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Being A Single Mother With The Added Challenge of A Disability

Being A Single Mother With The Added Challenge of A Disability

Last updated on December 2nd, 2023 at 11:39 am

Being A Single Mother With The Added Challenge of A Disability

My childhood was filled with what seemed like endless trips to the hospitals for spinal cord surgeries. In my lifetime, I have had 7 spinal cord surgeries, 1 surgery to realign my left foot, a surgery to correct my toes on my right foot.  I became partially disabled after my last spinal cord surgery and lost the feeling and muscle control in my left leg from the knee down and I suffer from chronic pain throughout my entire left leg. I now have to wear a leg brace for the rest of my life and use a cane. I had to relearn how to do every day simple things again, such as taking a bath, getting in/out of the car, getting dressed and walking up/down stairs. I was only 16. I felt like my life was over and fell into a terrible depression and my life started to spiral out of control. I went to college for a few years but I spent most of my early college days partying and drinking to drown out the pain and depression. I slept with a slew of guys, until I found a guy I actually started to care about. He was a military guy. It was a whirlwind romance and after 5 weeks we were engaged. He PCSed to Colorado and I started working on transferring and moving my stuff.  Shortly after he left I realized my period was late… sure enough I was pregnant. My fiancé was excited about our expected arrival, but our happiness didn’t last long. He revealed to me he was married but was getting a divorce soon.  I broke things off with him at that moment. I thought “if he could cheat on his current wife with me, who’s to say he won’t do the same to me?”

Because of my Spinia Bifida I was already considered a high risk pregnancy. Then I found out at nine weeks that I was carrying twins. My pregnancy was taxing mentally and physically. As the babies grew they pressed on my sciatic nerve causing me to have frequent fainting spells. Mentally I couldn’t believe I was pregnant… and all alone.  This wasn’t how I pictured I would bring my kids in the world, without a father, just like how I grew up. I was scared and I didn’t know how I would provide for me and my kids.

The first year with the twins is a blur because of the lack of sleep. At times I thought I was going to lose my mind from the exhaustion and trying to care for two screaming babies. I tried online school while taking care of them but I found it too much to handle so I took a year off.

My twins are now two years old and I have learned that I can do anything I put my mind to and I have learned the meaning of responsibility. I now attend college full time. I believe being a single parent to twins doesn’t mean you have to put your life on hold forever. If you want to start or continue on your road to higher education, then you should go for it! It’s not easy but it is possible. I do my studying and homework after the kids are asleep. I still battle with depression and see a therapist. But I don’t regret this journey with my twins for a single minute and knowing they depend on me keeps me going! They are my lifesavers!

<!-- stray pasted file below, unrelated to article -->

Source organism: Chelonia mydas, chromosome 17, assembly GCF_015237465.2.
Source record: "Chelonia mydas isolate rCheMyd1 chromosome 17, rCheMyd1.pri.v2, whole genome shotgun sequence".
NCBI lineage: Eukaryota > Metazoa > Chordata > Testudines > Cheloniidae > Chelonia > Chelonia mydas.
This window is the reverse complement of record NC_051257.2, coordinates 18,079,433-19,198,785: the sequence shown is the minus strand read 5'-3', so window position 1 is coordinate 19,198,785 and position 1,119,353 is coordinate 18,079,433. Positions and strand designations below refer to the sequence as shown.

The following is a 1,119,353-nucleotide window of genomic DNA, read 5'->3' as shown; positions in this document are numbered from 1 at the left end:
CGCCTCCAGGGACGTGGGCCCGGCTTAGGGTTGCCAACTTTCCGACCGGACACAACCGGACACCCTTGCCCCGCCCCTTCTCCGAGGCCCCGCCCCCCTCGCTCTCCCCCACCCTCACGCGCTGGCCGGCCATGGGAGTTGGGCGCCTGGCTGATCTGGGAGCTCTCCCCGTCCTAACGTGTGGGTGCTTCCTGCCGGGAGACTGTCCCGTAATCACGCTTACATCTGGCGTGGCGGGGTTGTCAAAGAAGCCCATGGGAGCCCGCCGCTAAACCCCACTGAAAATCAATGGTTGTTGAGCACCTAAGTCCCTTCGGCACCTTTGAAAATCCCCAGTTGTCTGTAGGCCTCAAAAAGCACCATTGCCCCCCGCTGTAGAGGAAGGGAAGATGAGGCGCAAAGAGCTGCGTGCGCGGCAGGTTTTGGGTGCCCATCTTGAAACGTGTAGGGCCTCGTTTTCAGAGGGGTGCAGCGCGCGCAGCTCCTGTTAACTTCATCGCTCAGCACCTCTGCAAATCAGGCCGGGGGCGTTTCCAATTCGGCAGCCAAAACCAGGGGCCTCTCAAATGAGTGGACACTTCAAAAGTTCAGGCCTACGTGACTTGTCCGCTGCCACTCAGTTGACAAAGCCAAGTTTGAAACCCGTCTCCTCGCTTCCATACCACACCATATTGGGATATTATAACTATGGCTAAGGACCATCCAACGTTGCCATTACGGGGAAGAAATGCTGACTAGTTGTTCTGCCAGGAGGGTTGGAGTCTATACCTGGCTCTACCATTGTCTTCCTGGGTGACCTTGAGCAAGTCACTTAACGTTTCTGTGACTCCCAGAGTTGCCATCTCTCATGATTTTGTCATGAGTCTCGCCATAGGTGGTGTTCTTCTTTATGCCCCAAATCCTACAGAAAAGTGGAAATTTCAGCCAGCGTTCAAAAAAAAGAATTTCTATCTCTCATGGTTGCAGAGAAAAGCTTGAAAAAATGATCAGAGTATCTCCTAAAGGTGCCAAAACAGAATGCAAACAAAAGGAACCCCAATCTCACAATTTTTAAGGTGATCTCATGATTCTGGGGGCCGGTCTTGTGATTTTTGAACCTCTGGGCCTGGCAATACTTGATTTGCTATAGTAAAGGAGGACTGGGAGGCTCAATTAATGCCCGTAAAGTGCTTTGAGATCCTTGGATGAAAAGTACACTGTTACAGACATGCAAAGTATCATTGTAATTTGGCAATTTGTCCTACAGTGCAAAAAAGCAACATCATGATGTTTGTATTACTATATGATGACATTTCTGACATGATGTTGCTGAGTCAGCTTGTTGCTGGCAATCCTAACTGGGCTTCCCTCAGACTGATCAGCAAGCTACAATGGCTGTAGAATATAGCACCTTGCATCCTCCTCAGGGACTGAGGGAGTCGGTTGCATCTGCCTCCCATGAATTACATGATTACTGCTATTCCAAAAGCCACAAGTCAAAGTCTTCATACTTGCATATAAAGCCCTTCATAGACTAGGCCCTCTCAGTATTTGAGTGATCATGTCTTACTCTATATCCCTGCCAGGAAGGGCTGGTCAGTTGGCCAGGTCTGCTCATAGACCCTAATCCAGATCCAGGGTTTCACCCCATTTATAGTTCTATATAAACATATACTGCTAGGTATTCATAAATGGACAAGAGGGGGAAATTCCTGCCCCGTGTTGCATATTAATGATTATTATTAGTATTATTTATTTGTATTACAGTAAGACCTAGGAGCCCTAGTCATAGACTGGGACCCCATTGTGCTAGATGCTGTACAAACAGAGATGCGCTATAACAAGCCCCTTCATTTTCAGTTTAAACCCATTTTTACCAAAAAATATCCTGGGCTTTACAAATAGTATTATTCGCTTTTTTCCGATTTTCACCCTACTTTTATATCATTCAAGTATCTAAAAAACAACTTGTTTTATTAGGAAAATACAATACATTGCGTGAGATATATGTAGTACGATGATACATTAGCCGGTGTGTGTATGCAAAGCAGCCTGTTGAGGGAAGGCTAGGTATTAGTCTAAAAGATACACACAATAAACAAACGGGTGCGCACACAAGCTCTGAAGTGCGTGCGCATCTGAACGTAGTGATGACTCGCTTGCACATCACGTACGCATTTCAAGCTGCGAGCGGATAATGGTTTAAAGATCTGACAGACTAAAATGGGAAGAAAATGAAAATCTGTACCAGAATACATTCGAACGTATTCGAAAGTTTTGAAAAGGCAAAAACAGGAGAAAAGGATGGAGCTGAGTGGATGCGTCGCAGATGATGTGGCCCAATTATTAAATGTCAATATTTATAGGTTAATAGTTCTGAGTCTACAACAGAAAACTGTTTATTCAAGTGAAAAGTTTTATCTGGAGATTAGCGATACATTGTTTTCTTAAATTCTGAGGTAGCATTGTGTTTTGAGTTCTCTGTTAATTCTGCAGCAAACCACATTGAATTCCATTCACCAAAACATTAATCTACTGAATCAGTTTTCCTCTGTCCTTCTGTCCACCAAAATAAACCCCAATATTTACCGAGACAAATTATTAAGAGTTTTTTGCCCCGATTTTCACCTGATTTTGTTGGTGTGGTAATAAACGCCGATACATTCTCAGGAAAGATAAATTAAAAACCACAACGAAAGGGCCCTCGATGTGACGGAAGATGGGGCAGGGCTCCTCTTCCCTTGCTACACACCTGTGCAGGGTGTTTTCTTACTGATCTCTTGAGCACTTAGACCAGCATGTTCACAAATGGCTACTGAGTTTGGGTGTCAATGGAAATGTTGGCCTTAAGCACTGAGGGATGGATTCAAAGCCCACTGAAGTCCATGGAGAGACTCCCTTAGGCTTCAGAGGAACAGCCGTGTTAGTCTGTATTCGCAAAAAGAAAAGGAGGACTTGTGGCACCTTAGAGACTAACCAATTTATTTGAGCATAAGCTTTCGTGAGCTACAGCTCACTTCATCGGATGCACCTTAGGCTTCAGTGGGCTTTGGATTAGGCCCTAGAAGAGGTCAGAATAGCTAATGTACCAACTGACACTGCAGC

We asked Nicole for some tips for others who must take care of children while dealing with a chronic disability. This is what she said:Description:

Tips for Taking Care of Children While Dealing With a Chronic Disability


Know that you cannot get all the cleaning done at once!  My house is a mess but an organized mess.  The only rooms in my house that are always clean, and completely organized, are the kitchen and my twin’s bedroom.  Once your kids are at the age to help pick up things, utilize the help!  My twins know how to put away their toys, put their dishes in the sink, where to throw away their trash and where to put their dirty clothes. They even help me with the laundry!


If you are like me and have no family members or a network of friends, hire a sitter if it is a feasible thing for you to do.  I have a sitter watch my twins during the times I attend my college courses or if I ever need a few hours to myself sans the twins. If hiring someone is not feasible, then find a local mom group to do a tradeoff where they watch your kids one day free and then vice versa, you watch their kids free.


On the days I am feeling in so much pain where I can barely move those are the days where simple comes in handy!  When I say simple, I mean simple meals, simple snacks and a simple day.  For example, on those days I might make muffins for breakfast, pb&j crackers for a snack and simple vegetable for dinner. And I do not feel guilty about letting my kids watch TV for the most part of the day when I am in pain, we still get to spend time together and I am not constantly on my feet chasing after them.


If you feel overwhelmed drop to attending part time. By overwhelming yourself you put yourself at risk for failing. Only take on as much as you can reasonably accomplish. Tell your instructors about your situation on the first day. Some teachers are lenient and count anything related to your kids as excusable for assignments and exams.


The most important investment that I ever purchased was a lightweight Combi twin stroller!  It’s lightweight and even with me being partially disabled in my left leg I can actually lift.

Thank you Nicole for sharing your story and tips with us! You Rock!!

Contributed by Nicole Ratliff, 26. Mother of 2 year old boy/girl twins. Nicole is striving to raise her twins as a single mother while coping with Spina Bifida.

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